Saturday, 7 February 2009

Data Representation

I like data. And really like it when cold hard fact is represented in engaging and inventive ways. Like any story well told, the representation of data is key to getting a message across.

Once of the most powerful ad campaigns of recent years was the 2005 “Meet the World” flags campaign - created by FCB for Grande Reportagem. The concept uses flags of different nations to visualize data relating to social and political issues of that country.

Recently, Microsoft have released a new music package called Songsmith.Songsmith generates musical accompaniment to match a singer’s voice. Just choose a musical style, sing into your PC’s microphone, and Songsmith will create backing music for you. Then share your songs with your friends and family, post your songs online, or create your own music videos.

Johannes Kreidler has used Songsmith to derive melodies from Stock Charts.

In an oldie but a goodie from TED – (Thanks Andy!) You've never seen data presented like this. With the drama and urgency of a sportscaster, statistics guru Hans Rosling debunks myths about the so-called "developing world."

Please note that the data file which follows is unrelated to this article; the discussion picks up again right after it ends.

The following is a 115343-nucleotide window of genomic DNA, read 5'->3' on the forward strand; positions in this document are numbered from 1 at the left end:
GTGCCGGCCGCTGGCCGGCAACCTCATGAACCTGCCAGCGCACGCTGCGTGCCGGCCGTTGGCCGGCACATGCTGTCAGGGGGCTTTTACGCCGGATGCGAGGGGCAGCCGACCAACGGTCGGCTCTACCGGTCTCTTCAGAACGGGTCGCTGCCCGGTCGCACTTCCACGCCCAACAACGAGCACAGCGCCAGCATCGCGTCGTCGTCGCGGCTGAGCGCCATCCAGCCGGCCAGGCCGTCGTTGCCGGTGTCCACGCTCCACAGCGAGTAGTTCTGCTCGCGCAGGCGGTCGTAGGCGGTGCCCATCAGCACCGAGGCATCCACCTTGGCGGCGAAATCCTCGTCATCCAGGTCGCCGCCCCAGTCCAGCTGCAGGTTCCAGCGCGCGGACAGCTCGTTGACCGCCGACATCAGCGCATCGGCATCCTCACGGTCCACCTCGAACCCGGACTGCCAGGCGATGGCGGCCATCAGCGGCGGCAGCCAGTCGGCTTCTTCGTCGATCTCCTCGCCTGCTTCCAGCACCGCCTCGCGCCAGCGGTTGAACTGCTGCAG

With more and more sense data (GPS, mobile, wifi, RFID etc) becoming available, the ability to track flows, movement and transfers in real time is becoming increasingly significant.

I worked with the SENSEableCity Lab at MIT last year on a project to engage people in real time representations of movement tracking data for bicycle use in the city of Copenhagen. Below, WikiCity Rome, one of the labs earlier projects uses cell phone and other sense data to make meaningful real time representations of what’s happening in the world around us.

In the brilliant BBC series, Britain From Above (Thanks Davey!), GPS data traces are used to track shipping and flight paths across the country. The striking visuals used in this program demonstrate the charming qualities of data to meaningfully engage people with the world around them.

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